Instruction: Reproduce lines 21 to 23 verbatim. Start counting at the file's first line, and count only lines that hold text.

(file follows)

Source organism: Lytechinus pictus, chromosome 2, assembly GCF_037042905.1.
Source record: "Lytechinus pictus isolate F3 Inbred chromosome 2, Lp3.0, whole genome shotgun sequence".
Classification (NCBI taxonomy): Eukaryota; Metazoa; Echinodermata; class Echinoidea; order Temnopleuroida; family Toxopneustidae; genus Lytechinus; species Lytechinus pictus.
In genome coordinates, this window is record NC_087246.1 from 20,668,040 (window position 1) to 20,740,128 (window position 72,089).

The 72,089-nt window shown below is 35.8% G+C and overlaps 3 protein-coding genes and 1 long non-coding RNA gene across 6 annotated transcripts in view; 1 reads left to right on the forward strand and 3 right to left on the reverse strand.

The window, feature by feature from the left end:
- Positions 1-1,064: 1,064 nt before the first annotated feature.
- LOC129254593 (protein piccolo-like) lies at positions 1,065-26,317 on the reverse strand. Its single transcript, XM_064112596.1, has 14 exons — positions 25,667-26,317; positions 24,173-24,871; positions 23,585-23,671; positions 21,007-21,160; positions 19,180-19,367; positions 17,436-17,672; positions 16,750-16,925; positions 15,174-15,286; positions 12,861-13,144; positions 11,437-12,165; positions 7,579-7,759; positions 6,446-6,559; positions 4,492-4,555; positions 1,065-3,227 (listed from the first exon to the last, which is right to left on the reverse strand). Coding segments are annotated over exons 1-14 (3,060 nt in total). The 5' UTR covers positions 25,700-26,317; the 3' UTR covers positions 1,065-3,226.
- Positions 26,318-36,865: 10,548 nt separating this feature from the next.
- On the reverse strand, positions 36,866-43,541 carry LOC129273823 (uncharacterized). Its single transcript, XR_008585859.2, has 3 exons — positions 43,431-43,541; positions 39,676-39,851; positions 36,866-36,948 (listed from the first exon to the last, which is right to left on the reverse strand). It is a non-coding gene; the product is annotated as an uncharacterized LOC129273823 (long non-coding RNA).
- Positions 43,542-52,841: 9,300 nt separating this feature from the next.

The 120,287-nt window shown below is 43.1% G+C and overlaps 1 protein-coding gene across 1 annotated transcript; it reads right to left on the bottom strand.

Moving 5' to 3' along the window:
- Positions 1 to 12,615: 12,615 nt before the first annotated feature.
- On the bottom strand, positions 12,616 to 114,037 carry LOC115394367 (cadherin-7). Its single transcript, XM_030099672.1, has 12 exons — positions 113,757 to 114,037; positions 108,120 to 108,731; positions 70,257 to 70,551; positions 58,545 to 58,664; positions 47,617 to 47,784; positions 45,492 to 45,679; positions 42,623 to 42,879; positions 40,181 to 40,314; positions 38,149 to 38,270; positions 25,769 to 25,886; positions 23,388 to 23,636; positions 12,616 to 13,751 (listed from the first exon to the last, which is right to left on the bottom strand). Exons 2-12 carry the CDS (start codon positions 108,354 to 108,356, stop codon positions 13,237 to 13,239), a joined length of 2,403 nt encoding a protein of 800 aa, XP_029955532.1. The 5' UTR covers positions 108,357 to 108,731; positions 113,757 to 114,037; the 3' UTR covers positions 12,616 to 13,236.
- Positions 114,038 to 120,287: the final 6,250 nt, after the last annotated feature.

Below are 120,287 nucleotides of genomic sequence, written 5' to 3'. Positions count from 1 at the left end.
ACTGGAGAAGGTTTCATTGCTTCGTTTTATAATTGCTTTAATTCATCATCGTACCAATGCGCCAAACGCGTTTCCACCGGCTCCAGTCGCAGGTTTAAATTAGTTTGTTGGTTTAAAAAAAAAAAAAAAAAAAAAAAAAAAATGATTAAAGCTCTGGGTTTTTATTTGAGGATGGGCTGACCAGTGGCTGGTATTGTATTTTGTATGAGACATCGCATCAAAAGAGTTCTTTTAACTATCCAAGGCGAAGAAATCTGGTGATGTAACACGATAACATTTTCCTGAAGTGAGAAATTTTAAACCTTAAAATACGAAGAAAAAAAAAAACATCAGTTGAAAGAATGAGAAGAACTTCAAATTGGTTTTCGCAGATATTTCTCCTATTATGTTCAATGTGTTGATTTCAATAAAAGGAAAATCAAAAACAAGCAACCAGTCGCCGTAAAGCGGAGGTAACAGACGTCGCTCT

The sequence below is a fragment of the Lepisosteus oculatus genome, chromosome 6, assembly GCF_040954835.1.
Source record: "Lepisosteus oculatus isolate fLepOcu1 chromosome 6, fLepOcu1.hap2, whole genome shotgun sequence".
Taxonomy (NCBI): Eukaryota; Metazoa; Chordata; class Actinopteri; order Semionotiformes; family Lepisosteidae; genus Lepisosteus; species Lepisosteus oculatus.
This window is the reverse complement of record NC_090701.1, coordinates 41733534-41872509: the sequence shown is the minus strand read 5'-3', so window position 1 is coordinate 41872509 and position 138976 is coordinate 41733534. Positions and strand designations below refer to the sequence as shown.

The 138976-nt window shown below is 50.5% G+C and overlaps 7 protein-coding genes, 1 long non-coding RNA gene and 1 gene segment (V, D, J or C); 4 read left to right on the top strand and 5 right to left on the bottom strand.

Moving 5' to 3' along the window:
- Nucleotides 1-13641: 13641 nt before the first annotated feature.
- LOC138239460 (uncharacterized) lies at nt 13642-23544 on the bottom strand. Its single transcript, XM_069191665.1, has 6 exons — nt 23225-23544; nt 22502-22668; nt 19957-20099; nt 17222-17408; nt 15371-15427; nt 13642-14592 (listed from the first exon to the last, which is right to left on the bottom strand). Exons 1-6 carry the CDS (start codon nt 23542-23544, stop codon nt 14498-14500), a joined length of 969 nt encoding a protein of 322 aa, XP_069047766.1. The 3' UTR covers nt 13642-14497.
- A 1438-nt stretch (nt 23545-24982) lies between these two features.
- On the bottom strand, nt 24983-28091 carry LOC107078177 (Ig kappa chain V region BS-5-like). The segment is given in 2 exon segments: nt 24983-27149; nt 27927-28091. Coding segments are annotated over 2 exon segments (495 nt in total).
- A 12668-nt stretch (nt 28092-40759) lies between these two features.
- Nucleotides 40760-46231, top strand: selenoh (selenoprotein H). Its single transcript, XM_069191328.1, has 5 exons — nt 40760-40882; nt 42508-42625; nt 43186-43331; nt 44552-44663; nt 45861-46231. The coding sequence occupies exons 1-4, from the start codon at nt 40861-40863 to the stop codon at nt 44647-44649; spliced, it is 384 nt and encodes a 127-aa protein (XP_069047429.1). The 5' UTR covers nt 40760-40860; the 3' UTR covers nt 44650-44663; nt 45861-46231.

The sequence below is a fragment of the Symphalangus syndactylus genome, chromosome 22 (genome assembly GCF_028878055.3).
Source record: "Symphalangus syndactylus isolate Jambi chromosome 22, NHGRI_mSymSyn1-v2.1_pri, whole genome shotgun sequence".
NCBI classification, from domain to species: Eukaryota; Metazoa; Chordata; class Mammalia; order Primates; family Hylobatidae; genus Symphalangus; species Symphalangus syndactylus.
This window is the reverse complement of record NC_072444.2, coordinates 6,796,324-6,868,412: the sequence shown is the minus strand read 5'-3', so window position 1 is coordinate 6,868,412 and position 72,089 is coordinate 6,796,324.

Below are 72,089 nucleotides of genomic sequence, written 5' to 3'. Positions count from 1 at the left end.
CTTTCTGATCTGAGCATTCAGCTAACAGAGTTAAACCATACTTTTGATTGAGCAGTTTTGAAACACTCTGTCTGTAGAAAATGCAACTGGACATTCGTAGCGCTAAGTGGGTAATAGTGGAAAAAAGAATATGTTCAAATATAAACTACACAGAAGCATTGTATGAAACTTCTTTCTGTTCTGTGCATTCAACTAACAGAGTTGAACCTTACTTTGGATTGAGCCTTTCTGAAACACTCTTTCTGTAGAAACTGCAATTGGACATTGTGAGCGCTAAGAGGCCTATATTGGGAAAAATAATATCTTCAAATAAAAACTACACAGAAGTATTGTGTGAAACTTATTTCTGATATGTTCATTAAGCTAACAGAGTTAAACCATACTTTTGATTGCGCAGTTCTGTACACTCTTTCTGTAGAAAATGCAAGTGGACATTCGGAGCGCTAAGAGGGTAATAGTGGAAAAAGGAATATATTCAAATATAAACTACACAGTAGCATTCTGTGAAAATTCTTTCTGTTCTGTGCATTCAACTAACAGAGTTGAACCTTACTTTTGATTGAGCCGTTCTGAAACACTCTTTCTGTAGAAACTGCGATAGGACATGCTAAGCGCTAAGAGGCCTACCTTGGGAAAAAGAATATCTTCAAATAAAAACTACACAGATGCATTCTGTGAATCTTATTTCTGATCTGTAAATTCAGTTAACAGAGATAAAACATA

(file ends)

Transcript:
Taxonomy (NCBI): Eukaryota; Metazoa; Chordata; class Actinopteri; order Semionotiformes; family Lepisosteidae; genus Lepisosteus; species Lepisosteus oculatus.
This window is the reverse complement of record NC_090701.1, coordinates 41733534-41872509: the sequence shown is the minus strand read 5'-3', so window position 1 is coordinate 41872509 and position 138976 is coordinate 41733534. Positions and strand designations below refer to the sequence as shown.

The 138976-nt window shown below is 50.5% G+C and overlaps 7 protein-coding genes, 1 long non-coding RNA gene and 1 gene segment (V, D, J or C); 4 read left to right on the top strand and 5 right to left on the bottom strand.